Cyprus bailout perhaps a hat-trick

Guy Rundle writes: Re. “Cyprus bailout far from elegant” (yesterday) Niall Clugston asks whether I see the Cyprus bailout as “elegant”, because this appeared in the headline to my piece — which as he well knows, authors do not write. The full phrase I used was “elegant double-whammy”, quite a different thing. I suggested that the “bailout” — it is barely that — served the dual purpose of cracking down on eurozone tax havens and hitting at Russian financial colonisation of outlying EU areas (which, occurred of course, with the connivance of the Cypriot financial elite). It’s obvious that the EU/German centre decided Cyprus was small enough for them to take really punitive measures, to use the country as an example to all those who put north European banking systems at risk by bad financial management (in the case of Greece) or shonky local banking (Cyprus). So yes, in realpolitik terms, that’s elegant — rather than the inept stuff-up that most financial commentators, caught up in the usual groupthink, insisted it was. The stuff-up came when that Dutch EU official announced that it was a template for future bailouts. It is, but you can’t say that out loud. The third purpose of the effort was German domestic politics — if southern Europeans are screaming in pain and calling Angela Merkel a Nazi, German voters feel they aren’t being ripped off. So a hat-trick perhaps.

A Brit to the end

Tony Wheeler writes: Re. “The Schapelle tax: travellers should pay a $5 DFAT levy” (yesterday). I’m Australian and proud of it, but there are certainly occasions when I put my Australian passport aside and whip out my UK one. Like on a recent transit through Santiago in Chile where the choice was six hours at the airport or a quick look around the town. The brief visit to Chile was free on my UK passport, but if I’d used my Aussie passport I would have been hit for a US$95 “reciprocal fee” because that’s what we charge Chilean visitors to Oz.  I was DFAT’s after-dinner speaker at its annual dinner and ball in Canberra last December, and I concluded by waving both those passports and commenting that given the Australian record if the shit ever hit my fan, I’m sorry, I’m British:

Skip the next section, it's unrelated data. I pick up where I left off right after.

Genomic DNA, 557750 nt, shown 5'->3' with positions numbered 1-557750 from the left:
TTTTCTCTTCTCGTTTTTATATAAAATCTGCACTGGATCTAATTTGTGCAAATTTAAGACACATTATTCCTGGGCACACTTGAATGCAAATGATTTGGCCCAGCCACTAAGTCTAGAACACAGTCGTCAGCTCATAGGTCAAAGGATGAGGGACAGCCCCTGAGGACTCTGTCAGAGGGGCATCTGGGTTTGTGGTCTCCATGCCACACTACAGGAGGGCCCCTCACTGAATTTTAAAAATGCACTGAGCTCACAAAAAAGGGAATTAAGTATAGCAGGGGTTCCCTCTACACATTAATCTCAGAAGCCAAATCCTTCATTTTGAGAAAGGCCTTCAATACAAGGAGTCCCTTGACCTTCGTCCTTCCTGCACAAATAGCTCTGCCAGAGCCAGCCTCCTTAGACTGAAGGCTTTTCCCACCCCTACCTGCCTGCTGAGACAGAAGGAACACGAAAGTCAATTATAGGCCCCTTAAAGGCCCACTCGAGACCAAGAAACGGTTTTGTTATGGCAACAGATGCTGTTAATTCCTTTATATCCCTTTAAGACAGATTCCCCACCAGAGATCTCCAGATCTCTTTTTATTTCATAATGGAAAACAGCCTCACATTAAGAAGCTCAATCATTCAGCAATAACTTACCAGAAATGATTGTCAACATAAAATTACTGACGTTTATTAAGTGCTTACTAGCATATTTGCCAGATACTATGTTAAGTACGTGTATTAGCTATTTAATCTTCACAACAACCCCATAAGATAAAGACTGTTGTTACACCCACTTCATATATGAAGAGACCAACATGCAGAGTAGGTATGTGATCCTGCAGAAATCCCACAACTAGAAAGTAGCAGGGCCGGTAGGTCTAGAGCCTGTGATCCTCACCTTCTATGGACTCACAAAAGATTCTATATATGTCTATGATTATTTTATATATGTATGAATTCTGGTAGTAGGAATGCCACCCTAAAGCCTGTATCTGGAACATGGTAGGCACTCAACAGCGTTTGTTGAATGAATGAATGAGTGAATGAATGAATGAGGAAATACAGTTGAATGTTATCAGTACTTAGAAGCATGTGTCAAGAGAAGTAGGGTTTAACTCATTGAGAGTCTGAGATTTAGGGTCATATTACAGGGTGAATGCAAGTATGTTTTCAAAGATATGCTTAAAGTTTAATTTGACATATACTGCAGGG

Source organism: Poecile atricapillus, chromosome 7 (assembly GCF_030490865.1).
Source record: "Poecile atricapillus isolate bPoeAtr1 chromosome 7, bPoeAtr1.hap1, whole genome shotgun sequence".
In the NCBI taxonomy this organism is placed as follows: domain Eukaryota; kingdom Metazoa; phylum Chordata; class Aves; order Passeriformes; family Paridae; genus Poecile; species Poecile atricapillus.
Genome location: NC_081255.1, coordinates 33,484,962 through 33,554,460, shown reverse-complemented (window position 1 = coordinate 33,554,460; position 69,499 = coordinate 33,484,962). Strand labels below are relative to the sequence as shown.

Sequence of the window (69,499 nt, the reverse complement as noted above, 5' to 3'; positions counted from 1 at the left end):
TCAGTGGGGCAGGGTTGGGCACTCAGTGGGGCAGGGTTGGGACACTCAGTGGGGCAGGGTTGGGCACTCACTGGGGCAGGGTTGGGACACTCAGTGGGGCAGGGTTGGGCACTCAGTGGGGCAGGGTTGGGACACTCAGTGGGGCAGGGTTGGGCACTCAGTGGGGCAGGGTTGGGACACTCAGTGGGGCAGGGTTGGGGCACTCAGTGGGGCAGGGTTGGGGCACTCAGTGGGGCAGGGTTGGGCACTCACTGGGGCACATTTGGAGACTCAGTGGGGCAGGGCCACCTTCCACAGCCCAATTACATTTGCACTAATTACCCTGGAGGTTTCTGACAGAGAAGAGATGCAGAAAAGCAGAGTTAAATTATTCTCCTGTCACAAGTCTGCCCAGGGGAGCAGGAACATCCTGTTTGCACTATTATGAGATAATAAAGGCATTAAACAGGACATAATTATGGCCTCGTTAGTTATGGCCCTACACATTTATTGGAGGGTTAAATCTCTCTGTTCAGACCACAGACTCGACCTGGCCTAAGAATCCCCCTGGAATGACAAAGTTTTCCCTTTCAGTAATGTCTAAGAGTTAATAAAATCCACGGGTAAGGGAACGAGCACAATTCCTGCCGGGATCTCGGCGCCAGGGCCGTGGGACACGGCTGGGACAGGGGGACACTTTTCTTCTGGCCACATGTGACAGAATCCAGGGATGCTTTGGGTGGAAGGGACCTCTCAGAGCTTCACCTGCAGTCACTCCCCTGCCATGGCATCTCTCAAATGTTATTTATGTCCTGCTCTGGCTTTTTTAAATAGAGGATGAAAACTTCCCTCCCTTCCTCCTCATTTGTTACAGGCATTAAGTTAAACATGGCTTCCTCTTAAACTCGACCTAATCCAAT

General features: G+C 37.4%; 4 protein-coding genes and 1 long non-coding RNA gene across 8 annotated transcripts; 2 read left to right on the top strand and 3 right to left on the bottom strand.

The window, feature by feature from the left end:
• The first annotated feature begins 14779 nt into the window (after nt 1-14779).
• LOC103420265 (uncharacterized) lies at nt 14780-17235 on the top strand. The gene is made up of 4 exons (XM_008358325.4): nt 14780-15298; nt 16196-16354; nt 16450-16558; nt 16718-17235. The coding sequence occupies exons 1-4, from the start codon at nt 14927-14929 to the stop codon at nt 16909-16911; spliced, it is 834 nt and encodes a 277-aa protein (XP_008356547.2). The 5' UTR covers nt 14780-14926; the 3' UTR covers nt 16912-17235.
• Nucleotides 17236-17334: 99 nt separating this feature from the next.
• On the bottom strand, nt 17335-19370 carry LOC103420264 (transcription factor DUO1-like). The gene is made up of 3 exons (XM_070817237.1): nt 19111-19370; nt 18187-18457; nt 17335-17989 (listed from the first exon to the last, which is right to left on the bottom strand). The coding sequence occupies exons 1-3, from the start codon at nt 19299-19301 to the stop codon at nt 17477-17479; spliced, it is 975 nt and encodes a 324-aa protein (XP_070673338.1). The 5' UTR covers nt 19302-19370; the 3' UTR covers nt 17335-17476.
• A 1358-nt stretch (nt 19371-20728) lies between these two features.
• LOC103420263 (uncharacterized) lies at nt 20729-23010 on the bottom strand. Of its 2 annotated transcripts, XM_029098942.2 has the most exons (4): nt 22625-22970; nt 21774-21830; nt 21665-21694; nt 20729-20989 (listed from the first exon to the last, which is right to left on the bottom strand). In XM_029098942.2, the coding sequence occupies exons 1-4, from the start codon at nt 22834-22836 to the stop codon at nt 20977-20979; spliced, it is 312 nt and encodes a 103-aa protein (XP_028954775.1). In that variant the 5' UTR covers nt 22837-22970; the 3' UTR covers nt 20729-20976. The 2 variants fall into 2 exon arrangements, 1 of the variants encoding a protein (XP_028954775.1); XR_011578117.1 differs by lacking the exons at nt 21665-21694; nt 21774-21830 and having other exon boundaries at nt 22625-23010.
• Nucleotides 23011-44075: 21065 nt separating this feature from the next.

1. David Hicks — a stupid guy, anybody who thinks the Taliban is worth supporting needs to be handed over to the local feminist lobby for some urgent re-education. But that doesn’t mean he should be handed over to the Americans in Guantánamo Bay.
  2. Julian Assange — I’m very much in favour of what WikiLeaks accomplished, and last year Malcolm Fraser, Malcolm Turnbull and Lindsay Tanner — on stage together for a debate at the Wheeler Centre in Melbourne — all backed him as well. Yet we were ready to hand him over to the Americans.
  3. The Bali 9 — a bunch of stupid young people, some of them only kids. All of them fully deserving of a slap on the wrist. But I totally, completely, utterly disagree with shooting people or hanging them by the neck until dead because they’ve messed with drugs. You simply do not, by my books, shop your citizens into a foreign government if you know that they could end up dead.

I could add more, like people languishing in jails in the UAE while we waffle about their actions and there are certainly question marks about the foolish and misguided Ben Zygier in Israel.

Drowning in debt

Peter Matters writes: Re. “Here’s the real story of Australian debt” (yesterday). The handling of government debt by the Rudd and Gillard governments has been good — notwithstanding the fulminations of the reactionaries — News Ltd’s tabloid axis. If social media have not acted with sufficient rigour to counter the deliberately misleading quotations from the axis in Parliament and the tabloids, we should not be surprised that the public is confused.

However , the real problem is not the government debt but the national debt, owned by individual citizens. Thanks to the cunning and very effective mantras of “buy, buy, buy until you drop” and “outdo the Joneses next door”, people have acquired debts of approaching one trillion dollars, which comes out as about $40,000 per person, including newborn babies and their great-grandparents in their rocking chairs. The greater part of this money has been borrowed by our banks on our behalf from international banks, in particular, Chinese banks. If the Chinese banks decide they want their money back to finance their expanding home market, we might find that we are living in fool’s paradise. Make no mistake, governments of all persuasions supported — and still support –this hectic, profligate, decadent spending spree incumbent upon the ratrace nature of consumerism.